Thinking about Starting
Why Start My Own Business?
Whatever your reasons for starting up, be clear about your business and personal aims and set
yourself goals. Thousands of new businesses fold because their owners did not set up, or even
identify, either business or personal aims.
The key aims of a business are known as 'the business mission statement'. You may be surprised
at how useful your own business mission statement can be in keeping you pointed in the right
direction, because if you have a firm idea of your aims and where you want to go, you are more
likely to succeed.
These are some examples of the points you might make in a business mission statement:
Example of a business mission
- To offer a first class business and personal minicab service throughout Anytown, exclusively
using Mercedes cars.
- To be the leader in the business and at the top end of the personal minicab market, and to
have a high-profile local business within 2 years.
- To make 40% profit on the money used to start the business.
- To expand the business from 5 cars to 10 cars within 3 years.
What goods and services am I going to provide?
You have probably already got some plans about what you want to do. Even so, it is worth looking
into other business ideas. And remember, you don't need a bright new idea to have a good business.
However, usually it is better to stick to what you know when deciding which type of business to start.
Start from scratch or buy an already running business?
The business that needs most careful thought is the one you start from scratch. No matter how
thoroughly you research your market, you are never going to be sure how good the idea is until
you are actually up and running. If you are offering a service or product with a difference, you
will probably grow slowly at first, while your market learns about you. To look at it positively,
an entirely new business may be the best way to take advantage of a gap in the market, and there
would be no price to pay for "goodwill".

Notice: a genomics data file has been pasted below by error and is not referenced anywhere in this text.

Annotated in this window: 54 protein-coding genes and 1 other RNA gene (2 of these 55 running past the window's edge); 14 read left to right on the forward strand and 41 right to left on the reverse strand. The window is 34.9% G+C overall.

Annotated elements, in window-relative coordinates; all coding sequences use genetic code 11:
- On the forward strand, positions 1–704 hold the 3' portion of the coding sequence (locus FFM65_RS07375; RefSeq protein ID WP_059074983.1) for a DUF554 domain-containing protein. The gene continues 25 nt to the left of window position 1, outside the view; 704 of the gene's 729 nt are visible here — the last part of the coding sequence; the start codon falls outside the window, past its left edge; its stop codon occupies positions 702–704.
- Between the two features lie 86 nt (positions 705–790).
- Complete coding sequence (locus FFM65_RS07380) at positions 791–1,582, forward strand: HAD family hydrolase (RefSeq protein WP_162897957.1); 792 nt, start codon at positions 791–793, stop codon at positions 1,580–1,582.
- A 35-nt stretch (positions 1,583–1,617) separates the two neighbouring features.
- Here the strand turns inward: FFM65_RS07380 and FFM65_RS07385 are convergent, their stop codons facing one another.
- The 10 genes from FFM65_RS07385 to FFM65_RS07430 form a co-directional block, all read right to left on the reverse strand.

If you are worried about starting from scratch, you might want to think about buying a business
that is already running. If you decide to buy a business, get professional advice before you make
any commitment, as it could involve a great deal of money!! Alternatively there is the option of
operating a franchise. A franchise is when you buy the right to use the trading name and system
of a business that is already running.
Have I the right knowledge?
As an employee you are dependent on your employer. But when you start a business, you are dependent
on your own ability.
If you can honestly agree with each of the 16 characteristics and points below, you have got what
it takes. If not, don't be too worried. At least you know your strengths and you can work on your
- I am realistic about my capabilities.
- I am self-disciplined and I do not let things drift.
- I have the full support of my family.
- I am ready to put in 7 days a week, if necessary.
- I can get on well with people.
- I can make careful decisions.
- I can cope under stress.
- I do not give up when the going gets tough.
- I can learn from mistakes.
- I can take advice.
- I am patient, and I expect a long haul.
- I can motivate people.
- I am in good health.
- I am enthusiastic.
- I know about the risks.
- I have specific aims.
Have I thought about the practical realities?
Think about your exit strategy, if you need to/want to sell you business. Look at your business
assets and whether it would be easy to sell them if necessary. If you have a specialised business,
even if it is doing well, you might have to wait a long time before you find a buyer.
Although there is no doubt that running your own business can be very satisfying, there is also
an enormous amount of hard work involved and problems to be encountered. As a potential business
owner it is important that you can foresee these problems so that they can be dealt with as quickly